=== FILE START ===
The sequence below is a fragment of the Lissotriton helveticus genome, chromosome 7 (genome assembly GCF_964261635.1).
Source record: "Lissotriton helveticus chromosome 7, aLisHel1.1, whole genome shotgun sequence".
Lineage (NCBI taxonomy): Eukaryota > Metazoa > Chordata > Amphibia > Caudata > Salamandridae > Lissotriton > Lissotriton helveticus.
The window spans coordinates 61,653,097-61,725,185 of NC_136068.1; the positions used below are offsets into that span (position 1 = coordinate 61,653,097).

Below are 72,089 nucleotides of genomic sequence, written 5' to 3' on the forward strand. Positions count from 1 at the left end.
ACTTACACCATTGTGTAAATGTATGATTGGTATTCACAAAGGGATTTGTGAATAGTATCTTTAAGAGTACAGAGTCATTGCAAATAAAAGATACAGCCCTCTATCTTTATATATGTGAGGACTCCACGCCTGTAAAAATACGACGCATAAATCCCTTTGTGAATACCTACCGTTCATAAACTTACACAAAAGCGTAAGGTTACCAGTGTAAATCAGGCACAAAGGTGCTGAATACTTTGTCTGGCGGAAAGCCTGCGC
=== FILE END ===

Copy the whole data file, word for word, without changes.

The sequence below is a fragment of the Lissotriton helveticus genome, chromosome 7 (genome assembly GCF_964261635.1).
Source record: "Lissotriton helveticus chromosome 7, aLisHel1.1, whole genome shotgun sequence".
Lineage (NCBI taxonomy): Eukaryota > Metazoa > Chordata > Amphibia > Caudata > Salamandridae > Lissotriton > Lissotriton helveticus.
The window spans coordinates 61,653,097-61,725,185 of NC_136068.1; the positions used below are offsets into that span (position 1 = coordinate 61,653,097).

Below are 72,089 nucleotides of genomic sequence, written 5' to 3' on the forward strand. Positions count from 1 at the left end.
ACTTACACCATTGTGTAAATGTATGATTGGTATTCACAAAGGGATTTGTGAATAGTATCTTTAAGAGTACAGAGTCATTGCAAATAAAAGATACAGCCCTCTATCTTTATATATGTGAGGACTCCACGCCTGTAAAAATACGACGCATAAATCCCTTTGTGAATACCTACCGTTCATAAACTTACACAAAAGCGTAAGGTTACCAGTGTAAATCAGGCACAAAGGTGCTGAATACTTTGTCTGGCGGAAAGCCTGCGC